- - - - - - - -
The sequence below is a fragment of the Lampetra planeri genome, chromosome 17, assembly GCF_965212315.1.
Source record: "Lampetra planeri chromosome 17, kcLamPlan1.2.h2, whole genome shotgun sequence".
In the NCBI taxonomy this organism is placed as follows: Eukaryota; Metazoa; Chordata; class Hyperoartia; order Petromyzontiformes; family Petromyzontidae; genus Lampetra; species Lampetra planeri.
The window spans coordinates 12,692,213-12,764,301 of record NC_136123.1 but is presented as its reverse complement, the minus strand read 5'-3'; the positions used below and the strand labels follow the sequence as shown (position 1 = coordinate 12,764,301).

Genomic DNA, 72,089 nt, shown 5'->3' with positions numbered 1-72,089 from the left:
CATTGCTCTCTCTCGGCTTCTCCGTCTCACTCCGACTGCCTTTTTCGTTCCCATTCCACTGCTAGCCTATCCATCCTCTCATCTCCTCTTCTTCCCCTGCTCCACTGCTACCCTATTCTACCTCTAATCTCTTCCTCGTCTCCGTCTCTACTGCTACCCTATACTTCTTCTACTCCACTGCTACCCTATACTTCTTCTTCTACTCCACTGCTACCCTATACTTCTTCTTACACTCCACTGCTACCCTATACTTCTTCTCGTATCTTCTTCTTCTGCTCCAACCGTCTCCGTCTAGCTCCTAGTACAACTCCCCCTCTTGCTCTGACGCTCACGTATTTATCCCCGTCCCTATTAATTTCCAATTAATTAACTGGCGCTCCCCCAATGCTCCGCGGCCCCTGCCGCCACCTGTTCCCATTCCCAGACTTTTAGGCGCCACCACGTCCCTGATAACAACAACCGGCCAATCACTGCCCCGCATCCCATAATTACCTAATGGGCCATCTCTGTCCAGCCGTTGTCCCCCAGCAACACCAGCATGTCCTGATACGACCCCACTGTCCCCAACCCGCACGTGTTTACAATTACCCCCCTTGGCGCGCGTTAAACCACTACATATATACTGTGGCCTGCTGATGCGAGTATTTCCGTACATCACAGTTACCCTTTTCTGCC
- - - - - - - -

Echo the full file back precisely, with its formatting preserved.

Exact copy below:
The sequence below is a fragment of the Lampetra planeri genome, chromosome 17, assembly GCF_965212315.1.
Source record: "Lampetra planeri chromosome 17, kcLamPlan1.2.h2, whole genome shotgun sequence".
In the NCBI taxonomy this organism is placed as follows: Eukaryota; Metazoa; Chordata; class Hyperoartia; order Petromyzontiformes; family Petromyzontidae; genus Lampetra; species Lampetra planeri.
The window spans coordinates 12,692,213-12,764,301 of record NC_136123.1 but is presented as its reverse complement, the minus strand read 5'-3'; the positions used below and the strand labels follow the sequence as shown (position 1 = coordinate 12,764,301).

Genomic DNA, 72,089 nt, shown 5'->3' with positions numbered 1-72,089 from the left:
CATTGCTCTCTCTCGGCTTCTCCGTCTCACTCCGACTGCCTTTTTCGTTCCCATTCCACTGCTAGCCTATCCATCCTCTCATCTCCTCTTCTTCCCCTGCTCCACTGCTACCCTATTCTACCTCTAATCTCTTCCTCGTCTCCGTCTCTACTGCTACCCTATACTTCTTCTACTCCACTGCTACCCTATACTTCTTCTTCTACTCCACTGCTACCCTATACTTCTTCTTACACTCCACTGCTACCCTATACTTCTTCTCGTATCTTCTTCTTCTGCTCCAACCGTCTCCGTCTAGCTCCTAGTACAACTCCCCCTCTTGCTCTGACGCTCACGTATTTATCCCCGTCCCTATTAATTTCCAATTAATTAACTGGCGCTCCCCCAATGCTCCGCGGCCCCTGCCGCCACCTGTTCCCATTCCCAGACTTTTAGGCGCCACCACGTCCCTGATAACAACAACCGGCCAATCACTGCCCCGCATCCCATAATTACCTAATGGGCCATCTCTGTCCAGCCGTTGTCCCCCAGCAACACCAGCATGTCCTGATACGACCCCACTGTCCCCAACCCGCACGTGTTTACAATTACCCCCCTTGGCGCGCGTTAAACCACTACATATATACTGTGGCCTGCTGATGCGAGTATTTCCGTACATCACAGTTACCCTTTTCTGCC